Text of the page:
I previously wrote about how I was finally making a living as a writer, but I used it as more of a “Farewell, 2020” post than a substantial update about the state of my own life. But honestly, sometimes all I need to say is: I’m making a living as a writer.
What? I still can’t believe it.
After a long creative dry spell from about May to… December? Mid-January? I figured my priorities had changed. I used to have a dream of being a writer. Like a published writer. And yes, I’ve published a nonfiction book, but my goal has always been to publish a volume of creative work. Or hell, at this point, just to publish creative work in journals and magazines. I used to submit stories from creative writing workshops fairly regularly, but that’s been ten years ago. More, maybe. I’d have to dust off the spreadsheet to double-check.
Anyway, I spent the first month or two of lockdown attending all of the author events I could. I wrote a lot of poetry because I was feeling a lot of emotions. But I never looked at them again. I didn’t edit them or revise them, and I certainly didn’t try to submit them.
I attempted National Novel Writing Month and “won,” technically, but the story is not complete, and it’s not something I want to go back to right now.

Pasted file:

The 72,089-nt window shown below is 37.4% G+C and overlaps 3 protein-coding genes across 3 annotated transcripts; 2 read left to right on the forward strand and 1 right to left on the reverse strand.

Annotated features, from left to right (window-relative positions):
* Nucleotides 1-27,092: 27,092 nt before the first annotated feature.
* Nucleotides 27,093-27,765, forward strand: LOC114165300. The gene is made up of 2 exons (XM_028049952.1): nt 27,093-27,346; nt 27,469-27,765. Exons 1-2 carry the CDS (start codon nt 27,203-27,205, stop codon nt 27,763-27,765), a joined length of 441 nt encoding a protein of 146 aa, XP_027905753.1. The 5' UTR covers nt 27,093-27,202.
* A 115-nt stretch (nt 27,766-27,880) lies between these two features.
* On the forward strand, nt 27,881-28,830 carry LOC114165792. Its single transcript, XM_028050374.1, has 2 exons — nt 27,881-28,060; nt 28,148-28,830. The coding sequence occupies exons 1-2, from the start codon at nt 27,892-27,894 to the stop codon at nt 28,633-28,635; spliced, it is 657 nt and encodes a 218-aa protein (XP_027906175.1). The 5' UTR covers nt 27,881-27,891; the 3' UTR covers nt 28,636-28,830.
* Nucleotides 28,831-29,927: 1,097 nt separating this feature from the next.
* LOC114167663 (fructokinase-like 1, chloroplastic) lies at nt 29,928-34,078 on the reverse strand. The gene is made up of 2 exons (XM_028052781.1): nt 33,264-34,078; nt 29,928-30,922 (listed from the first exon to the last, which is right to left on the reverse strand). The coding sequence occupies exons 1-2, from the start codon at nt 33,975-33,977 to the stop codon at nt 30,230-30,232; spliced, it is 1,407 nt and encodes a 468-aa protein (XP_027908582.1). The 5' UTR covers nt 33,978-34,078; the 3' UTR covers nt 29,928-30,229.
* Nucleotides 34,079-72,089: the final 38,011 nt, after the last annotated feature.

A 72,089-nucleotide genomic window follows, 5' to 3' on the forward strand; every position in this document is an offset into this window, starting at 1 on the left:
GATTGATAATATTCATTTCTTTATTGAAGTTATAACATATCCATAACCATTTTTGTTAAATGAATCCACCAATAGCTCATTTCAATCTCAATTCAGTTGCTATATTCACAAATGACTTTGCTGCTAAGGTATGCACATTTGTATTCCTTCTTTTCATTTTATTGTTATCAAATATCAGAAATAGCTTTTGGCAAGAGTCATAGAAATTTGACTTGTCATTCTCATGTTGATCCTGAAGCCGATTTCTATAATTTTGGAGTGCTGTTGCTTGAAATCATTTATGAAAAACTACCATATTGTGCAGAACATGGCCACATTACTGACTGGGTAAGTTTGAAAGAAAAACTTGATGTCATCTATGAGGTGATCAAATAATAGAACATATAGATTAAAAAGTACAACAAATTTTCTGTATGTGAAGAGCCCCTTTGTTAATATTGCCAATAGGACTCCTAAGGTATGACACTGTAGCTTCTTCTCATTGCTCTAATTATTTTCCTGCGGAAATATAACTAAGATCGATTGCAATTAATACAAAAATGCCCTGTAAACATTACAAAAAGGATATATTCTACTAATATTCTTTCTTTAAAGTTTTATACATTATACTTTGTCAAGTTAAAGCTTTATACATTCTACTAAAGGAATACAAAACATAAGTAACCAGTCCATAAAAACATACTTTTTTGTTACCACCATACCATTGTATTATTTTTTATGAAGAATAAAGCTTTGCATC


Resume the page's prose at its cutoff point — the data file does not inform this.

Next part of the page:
Besides that, nothing. I tried to find creative outlets in other paper-centric hobbies, like quilling and book-making, but they didn’t have the same allure as my phone, with news sites constantly being updated and Twitter refreshing every few seconds.
I’m not blaming my lack of progress on the news, though I don’t think it’d be a reach to do so. It was more that I was writing for my “day job,” and while it wasn’t creative writing, it was still words, and it still fulfills me. Add into the mix my new position of becoming an Assistant Managing Editor of Split/Lip Press and I felt pretty damn good. I was writing words and helping promote and publish others. What’s not to love?
So that’s when I figured my priorities had shifted. I didn’t feel the need to publish because I was helping others do the work. And, let’s be honest, all of their stuff blows me away. I’d rather use my skills in a way that will help people, so my jobs right now feel purposeful instead of frivolous.
It’s important for me to be transparent and admit that this revelation about shifting my priorities came, oh… about a week ago? Which is especially interesting, because now… stay tuned.